Explore the Festival
Full Calendar ›
Browse Artists ›
Focus on
Ancient Paths ›
Modern Voices ›
Ways to Buy
Save 15% or More on
Festival Tickets
Buy a Three-Concert
Package and Save
Blog Archive
About the Author
Ken Smith currently divides his time between New York (where he writes for Gramophone magazine) and Hong Kong (where he serves as the Asian–performing arts critic for the Financial Times). He is Co–Music Director of the recordings Dong Folk Songs and Miao Music for China's MediaFusion Group, and he won an ASCAP–Deems Taylor Award in 2008 for his liner notes to Gil Shaham's recording of The Butterfly Lovers Concerto for Violin. Ken is also the author of Fate! Luck! Chance!, published in 2008 by Chronicle Books.

Ancient Paths, Modern Voices Blog

A New Era in Shanghai

Shanghai Symphony Orchestra

The night before I left for China, I found myself sitting in front of a music journalist I know from Shanghai, so I thought I'd pump her for information about the "new" Shanghai Symphony Orchestra. Even before the season's opening night, the 130-year-old orchestra was being touted as entering a significantly new era under its new Music Director Long Yu. My friend, Eva Yu (no relation)—who is Managing Editor of Music Lover magazine—devotes most of her time to international artists, but she said she cleared her schedule to see the symphony's opening concert last month with Lang Lang playing Rachmaninoff's Piano Concerto No. 2.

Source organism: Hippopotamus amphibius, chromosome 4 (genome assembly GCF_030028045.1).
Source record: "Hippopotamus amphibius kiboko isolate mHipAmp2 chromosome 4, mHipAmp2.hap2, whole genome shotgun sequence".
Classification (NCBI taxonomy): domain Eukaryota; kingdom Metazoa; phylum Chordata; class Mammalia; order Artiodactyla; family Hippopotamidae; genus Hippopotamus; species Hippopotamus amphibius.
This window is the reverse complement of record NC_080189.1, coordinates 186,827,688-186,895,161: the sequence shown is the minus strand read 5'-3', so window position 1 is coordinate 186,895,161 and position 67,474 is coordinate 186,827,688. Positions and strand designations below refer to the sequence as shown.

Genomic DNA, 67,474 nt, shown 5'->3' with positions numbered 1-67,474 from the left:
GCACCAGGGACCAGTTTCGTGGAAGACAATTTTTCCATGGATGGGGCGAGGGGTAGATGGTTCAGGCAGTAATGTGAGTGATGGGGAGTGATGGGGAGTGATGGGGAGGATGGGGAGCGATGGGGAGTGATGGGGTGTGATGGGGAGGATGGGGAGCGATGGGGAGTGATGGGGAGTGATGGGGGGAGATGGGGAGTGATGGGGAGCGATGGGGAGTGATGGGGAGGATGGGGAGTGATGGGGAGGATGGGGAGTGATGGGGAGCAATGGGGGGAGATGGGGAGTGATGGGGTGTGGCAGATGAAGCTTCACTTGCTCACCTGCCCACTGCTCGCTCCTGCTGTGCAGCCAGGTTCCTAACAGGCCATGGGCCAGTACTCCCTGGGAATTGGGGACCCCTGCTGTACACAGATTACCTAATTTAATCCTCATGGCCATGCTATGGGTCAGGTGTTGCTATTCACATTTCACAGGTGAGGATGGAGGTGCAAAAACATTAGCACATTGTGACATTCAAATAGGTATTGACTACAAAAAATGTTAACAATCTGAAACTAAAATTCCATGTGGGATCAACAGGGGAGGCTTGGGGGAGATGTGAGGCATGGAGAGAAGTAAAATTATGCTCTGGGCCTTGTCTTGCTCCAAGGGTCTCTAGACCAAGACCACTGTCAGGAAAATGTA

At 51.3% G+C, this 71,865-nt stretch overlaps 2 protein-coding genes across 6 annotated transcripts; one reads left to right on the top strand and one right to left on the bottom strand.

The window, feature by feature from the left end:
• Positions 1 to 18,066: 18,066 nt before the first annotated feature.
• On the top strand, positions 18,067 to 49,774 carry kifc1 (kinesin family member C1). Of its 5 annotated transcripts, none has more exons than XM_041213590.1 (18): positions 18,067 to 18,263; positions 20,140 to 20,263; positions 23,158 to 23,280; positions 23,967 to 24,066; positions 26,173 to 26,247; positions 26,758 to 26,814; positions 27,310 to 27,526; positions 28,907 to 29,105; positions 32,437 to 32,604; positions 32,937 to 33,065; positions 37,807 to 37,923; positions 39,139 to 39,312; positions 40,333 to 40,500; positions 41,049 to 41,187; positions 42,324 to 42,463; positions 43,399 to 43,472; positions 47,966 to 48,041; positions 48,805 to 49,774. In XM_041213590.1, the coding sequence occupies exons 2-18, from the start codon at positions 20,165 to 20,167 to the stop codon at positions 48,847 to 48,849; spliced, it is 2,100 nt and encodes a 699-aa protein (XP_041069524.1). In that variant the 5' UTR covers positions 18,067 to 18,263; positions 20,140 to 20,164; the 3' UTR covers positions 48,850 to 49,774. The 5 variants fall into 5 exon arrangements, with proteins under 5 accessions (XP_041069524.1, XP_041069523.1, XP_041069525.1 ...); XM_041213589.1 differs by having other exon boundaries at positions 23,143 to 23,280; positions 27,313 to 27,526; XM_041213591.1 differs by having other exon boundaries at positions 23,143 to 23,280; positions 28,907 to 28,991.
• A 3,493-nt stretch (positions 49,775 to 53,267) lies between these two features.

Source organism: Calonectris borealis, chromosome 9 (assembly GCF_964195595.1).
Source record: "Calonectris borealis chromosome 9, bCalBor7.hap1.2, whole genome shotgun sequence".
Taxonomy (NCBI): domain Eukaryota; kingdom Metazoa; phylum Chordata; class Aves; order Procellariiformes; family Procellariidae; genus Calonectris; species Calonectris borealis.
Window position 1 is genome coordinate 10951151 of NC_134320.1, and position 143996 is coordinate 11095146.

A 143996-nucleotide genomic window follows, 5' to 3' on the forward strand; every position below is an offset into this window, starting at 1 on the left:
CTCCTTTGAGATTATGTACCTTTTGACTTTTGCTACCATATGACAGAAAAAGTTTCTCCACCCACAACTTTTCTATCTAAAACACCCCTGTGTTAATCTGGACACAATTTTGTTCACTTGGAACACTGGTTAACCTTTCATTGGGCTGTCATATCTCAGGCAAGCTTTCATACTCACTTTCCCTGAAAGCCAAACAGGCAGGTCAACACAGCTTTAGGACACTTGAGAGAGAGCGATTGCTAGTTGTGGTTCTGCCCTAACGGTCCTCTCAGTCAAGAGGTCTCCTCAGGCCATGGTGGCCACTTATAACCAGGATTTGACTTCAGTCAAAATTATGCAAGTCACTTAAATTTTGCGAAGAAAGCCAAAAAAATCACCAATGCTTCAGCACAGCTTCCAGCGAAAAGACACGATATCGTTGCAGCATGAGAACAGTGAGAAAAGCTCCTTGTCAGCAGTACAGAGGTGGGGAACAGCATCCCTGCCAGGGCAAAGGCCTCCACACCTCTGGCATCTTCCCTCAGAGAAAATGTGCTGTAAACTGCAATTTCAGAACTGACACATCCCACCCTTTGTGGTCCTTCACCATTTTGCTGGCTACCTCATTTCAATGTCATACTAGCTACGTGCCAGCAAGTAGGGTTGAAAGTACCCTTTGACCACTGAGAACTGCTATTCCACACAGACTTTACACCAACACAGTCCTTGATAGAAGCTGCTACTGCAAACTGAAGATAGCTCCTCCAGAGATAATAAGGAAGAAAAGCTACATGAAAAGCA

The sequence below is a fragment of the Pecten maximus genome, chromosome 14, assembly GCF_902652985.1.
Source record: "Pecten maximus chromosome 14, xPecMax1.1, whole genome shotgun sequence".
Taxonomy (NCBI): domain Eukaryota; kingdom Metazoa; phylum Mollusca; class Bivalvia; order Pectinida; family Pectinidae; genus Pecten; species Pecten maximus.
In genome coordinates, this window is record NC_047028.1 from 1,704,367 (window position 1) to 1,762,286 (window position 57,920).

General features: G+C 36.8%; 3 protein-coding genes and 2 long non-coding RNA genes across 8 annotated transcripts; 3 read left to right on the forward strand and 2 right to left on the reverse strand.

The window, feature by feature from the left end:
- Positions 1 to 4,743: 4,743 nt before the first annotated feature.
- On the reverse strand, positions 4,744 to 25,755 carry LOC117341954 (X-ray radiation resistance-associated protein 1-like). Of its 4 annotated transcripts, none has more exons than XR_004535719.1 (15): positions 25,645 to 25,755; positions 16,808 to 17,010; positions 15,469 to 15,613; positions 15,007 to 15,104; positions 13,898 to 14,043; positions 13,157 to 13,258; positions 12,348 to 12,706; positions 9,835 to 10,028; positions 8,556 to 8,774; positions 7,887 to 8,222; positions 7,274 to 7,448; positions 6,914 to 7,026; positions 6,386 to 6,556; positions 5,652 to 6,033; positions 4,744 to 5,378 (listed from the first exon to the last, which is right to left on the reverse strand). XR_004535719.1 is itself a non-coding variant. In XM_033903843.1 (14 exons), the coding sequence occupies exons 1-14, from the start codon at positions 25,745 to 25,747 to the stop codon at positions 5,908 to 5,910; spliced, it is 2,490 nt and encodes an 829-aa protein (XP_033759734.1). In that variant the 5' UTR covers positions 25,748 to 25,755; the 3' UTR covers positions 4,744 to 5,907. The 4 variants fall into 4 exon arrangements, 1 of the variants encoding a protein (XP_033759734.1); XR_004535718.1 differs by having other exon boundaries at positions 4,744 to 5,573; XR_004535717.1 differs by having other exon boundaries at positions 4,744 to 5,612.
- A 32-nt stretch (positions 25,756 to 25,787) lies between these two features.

Nearly a decade ago, Long Yu made history in China by creating the China Philharmonic Orchestra, partly by luring players from the China National Symphony Orchestra, partly by auditioning extensively abroad. Ever since his Shanghai music directorship was announced, the maestro has been quite upfront about his plans to do the same there.

Earlier this year, the orchestra auditioned both in Germany and in America. This was not only to attract the largest talent base possible, but also to convince young Chinese-born players graduating from Western conservatories that they could have credible employment back home. I'd heard that quite a few new faces were in this season's Shanghai Symphony lineup.

"There were a lot of young faces," Eva confirmed. "Lots of new energy in the playing." For a Western comparison, it was more like the Berliner Philharmoniker than the Vienna Philharmonic, she added, the biggest improvement coming in the sections that have been traditionally weak among orchestras in China. "The brass playing in particular," she said, "was much better than before."

Posted by Ken Smith

© 2001-2009 Carnegie Hall Corporation

Chinese Translation (Traditional Characters)
Chinese Translation (Simplified Characters)